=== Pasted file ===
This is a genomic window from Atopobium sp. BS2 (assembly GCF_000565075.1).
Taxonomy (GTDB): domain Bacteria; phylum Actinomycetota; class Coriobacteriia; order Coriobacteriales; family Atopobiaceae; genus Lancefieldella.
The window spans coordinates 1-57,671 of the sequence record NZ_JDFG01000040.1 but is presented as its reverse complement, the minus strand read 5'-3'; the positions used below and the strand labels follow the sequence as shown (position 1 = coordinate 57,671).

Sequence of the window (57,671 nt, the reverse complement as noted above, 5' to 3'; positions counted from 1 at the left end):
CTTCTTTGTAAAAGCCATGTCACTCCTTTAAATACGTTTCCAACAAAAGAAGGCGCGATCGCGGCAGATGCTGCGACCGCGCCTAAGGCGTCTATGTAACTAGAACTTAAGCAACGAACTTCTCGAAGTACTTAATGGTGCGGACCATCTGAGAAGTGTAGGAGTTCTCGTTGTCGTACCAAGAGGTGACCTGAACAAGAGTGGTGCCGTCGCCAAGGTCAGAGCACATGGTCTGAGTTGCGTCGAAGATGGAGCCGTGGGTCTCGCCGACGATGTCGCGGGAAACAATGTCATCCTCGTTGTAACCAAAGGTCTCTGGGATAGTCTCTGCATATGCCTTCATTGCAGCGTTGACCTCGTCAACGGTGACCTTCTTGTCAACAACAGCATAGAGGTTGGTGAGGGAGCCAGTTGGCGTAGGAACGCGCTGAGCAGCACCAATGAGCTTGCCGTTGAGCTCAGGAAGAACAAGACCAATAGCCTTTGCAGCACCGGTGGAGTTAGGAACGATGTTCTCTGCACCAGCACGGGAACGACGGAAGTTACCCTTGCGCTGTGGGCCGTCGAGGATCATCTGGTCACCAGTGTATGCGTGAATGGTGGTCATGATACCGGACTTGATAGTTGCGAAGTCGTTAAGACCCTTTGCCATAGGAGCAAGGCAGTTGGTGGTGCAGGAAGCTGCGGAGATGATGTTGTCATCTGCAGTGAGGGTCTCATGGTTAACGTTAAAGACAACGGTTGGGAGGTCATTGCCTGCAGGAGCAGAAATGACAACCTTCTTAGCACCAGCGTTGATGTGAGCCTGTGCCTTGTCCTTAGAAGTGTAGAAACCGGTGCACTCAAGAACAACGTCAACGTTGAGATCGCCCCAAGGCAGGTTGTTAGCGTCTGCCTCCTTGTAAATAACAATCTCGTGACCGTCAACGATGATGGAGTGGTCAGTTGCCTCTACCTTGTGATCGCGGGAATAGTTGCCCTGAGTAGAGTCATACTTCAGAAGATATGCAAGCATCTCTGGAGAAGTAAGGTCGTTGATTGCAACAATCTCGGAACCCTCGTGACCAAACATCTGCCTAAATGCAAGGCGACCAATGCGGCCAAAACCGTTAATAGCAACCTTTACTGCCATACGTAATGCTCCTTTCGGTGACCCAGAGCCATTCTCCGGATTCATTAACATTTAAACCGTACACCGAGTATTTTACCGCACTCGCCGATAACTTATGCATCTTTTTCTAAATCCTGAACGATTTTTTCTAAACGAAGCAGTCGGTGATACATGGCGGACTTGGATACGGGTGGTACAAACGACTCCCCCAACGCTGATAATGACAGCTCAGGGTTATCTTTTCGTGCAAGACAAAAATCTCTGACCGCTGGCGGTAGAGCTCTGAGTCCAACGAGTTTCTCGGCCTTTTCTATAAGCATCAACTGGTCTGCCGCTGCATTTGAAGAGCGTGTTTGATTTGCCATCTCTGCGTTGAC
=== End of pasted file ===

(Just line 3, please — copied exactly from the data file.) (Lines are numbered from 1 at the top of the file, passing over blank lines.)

The window spans coordinates 1-57,671 of the sequence record NZ_JDFG01000040.1 but is presented as its reverse complement, the minus strand read 5'-3'; the positions used below and the strand labels follow the sequence as shown (position 1 = coordinate 57,671).